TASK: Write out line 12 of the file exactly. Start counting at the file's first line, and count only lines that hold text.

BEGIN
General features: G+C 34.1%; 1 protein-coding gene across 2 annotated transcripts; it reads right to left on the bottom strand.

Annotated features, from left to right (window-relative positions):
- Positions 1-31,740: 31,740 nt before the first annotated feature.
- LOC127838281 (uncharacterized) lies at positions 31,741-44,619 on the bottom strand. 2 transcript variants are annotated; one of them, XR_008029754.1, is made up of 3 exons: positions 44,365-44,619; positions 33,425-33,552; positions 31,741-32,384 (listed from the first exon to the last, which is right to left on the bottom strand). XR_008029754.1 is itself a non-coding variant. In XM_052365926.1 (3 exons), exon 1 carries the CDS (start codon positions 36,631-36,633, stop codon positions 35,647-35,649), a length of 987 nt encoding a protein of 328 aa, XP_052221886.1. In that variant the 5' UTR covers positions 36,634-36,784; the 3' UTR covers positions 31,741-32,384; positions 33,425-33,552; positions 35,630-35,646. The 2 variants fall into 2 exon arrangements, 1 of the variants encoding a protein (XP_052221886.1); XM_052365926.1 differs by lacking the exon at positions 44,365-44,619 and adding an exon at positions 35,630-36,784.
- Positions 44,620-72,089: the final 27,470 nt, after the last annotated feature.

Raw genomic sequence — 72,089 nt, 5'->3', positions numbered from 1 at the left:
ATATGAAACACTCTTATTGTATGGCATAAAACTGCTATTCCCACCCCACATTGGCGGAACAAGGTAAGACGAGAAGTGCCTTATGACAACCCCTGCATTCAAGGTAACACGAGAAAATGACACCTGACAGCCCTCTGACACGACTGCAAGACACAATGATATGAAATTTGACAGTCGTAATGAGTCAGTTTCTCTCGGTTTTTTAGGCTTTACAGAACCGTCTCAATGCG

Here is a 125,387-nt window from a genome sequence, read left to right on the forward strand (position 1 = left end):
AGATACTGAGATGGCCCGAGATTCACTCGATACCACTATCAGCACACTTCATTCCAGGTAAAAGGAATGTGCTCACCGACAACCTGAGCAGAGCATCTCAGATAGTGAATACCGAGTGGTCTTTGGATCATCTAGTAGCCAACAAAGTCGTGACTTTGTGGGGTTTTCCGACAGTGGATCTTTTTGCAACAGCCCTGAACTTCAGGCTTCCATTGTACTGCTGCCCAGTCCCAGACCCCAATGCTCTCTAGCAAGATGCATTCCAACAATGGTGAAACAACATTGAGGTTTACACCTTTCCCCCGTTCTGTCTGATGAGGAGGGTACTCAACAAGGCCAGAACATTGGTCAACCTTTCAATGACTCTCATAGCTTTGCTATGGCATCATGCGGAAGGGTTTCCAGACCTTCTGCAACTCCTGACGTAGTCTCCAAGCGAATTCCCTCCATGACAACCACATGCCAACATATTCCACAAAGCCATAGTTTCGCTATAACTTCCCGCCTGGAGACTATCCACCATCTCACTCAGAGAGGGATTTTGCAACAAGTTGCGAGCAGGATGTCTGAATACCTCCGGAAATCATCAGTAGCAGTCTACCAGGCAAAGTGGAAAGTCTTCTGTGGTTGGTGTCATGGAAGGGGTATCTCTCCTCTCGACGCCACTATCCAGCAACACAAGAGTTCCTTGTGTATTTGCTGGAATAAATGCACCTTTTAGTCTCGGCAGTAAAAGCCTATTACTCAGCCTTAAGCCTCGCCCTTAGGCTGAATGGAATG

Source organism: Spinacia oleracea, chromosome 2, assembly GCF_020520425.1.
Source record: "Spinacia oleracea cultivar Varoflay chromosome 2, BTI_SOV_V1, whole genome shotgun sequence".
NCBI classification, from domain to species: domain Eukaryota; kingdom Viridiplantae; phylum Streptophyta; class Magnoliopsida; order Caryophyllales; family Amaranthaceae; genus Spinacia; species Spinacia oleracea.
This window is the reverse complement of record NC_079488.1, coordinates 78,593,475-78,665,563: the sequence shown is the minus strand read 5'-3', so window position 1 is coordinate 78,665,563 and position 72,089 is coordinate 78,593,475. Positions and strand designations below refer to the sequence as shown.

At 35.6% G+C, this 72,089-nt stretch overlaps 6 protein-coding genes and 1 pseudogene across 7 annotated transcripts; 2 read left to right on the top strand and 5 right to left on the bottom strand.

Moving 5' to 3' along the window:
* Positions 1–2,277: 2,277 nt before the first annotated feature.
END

NCBI classification, from domain to species: domain Eukaryota; kingdom Viridiplantae; phylum Streptophyta; class Magnoliopsida; order Caryophyllales; family Amaranthaceae; genus Spinacia; species Spinacia oleracea.